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The return of the handshake…?

Diane Hall


2 young men doing a socially distanced handshake wearing face coverings

Hands up how many of you shook the hands of a new contact before Covid.

Keep your hand up if you gave your business cards out by the handful at networking events before 2020.

It’s likely that you’ve dropped one of these practices, if not both, since the pandemic came along.

Granted, for a good portion of the pandemic, we were all inside—away from other human beings, bar our families. But now that we’re tentatively mixing with others again, we may need to devise new etiquette when meeting someone new.

The humble handshake originated in the fifth century. Back then, when meeting others on your path, a handshake was not simply a way to exchange pleasantries, it was also a method of showing the other party you were not holding a weapon. Obviously, in the twenty-first century, handshakes are not used in this vein (though in some areas, maybe they should be, given the rise of knife crime), but as a way to greet someone.

When Covid came on the scene, physical contact was heavily discouraged, for fear of passing on the virus. Cash payments almost disappeared for this very reason.

Fast forward to today and the majority of people are double jabbed with a vaccine that greatly reduces the risk of serious illness, should they contract coronavirus. This doesn’t negate the risk, of course, but statistics show that those who have had the vaccine are unlikely to be as poorly from Covid than those who choose not to be jabbed.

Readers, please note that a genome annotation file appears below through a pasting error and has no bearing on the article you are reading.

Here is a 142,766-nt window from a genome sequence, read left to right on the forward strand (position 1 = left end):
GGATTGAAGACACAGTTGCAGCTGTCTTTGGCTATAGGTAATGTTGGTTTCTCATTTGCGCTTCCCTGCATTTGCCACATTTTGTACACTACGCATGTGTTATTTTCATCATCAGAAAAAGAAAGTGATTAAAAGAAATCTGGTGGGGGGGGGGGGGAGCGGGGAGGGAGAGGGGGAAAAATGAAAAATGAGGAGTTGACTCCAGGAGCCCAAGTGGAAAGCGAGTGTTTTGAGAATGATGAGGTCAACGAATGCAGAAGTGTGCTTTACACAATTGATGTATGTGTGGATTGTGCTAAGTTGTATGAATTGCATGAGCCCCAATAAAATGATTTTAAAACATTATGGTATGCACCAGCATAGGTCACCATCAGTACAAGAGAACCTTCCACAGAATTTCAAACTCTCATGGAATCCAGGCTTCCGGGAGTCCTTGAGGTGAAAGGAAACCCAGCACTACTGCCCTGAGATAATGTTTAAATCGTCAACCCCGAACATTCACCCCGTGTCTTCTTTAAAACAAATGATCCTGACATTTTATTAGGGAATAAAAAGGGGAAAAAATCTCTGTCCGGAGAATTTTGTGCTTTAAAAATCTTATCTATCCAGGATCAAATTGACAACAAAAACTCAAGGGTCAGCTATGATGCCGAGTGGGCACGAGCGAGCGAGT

Because we’ve lived with the coronavirus for well over a year, it’s perhaps natural that some of our habits have changed. It’s not a slight if you don’t offer your hand when meeting someone new—in some cases, you may be better thought of for doing just that…more responsible, perhaps.

2 people exchanging a business card and shaking hands

2 people exchanging a business card and shaking hands

Giving a business card to someone could be seen of equal risk to a handshake. But how do you pass your details easily to a newcomer so that the course of (business) nature can still occur?

There are a few options, though perhaps none of them as effective, convenient and well-loved as the traditional business card exchange. One is to still carry a business card, but one that bears a QR code that the other party can scan with their phone. This does rely on the third party having the appropriate technology, i.e. a QR code scanner that feeds into a CRM, or an alternative app that can store the scanned information.

This method could prove more effective than the swapping of paper cards, which easily became lost or put in a drawer and forgotten about. Even if you remembered they were there, it was often a bind to upload/enter the details from the card into your CRM system. Scanning a QR code with your phone means the other person’s details will always be with you and can be instantly retrieved. And no one gets Covid either. Result!

That’s the business cards sorted. But what about an alternative greeting? Some people opt for elbow bumps in lieu of a handshake, but I can’t see this catching on; it’s often done in jest, as if to demonstrate the absurdity of not being able to do something as simple as shake someone’s hand. Of course, there are many other ways of greeting people without touching them: a simple smile, a contained wave, open body language and a verbal greeting. Maybe this is enough?

A straw poll in this office suggested that handshakes have made a comeback. Just as masks have become a thing of the past for some people, the freedom to go out and mix with other humans has seen a lot of the precautions slide that became second nature during the early part of the pandemic. Handshakes are apparently happening across personal situations, if my colleagues are typical of the rest of the UK.

Though handshakes may still be scarce in the business world, this age-old customary greeting between two professional people could herald a return soon enough.

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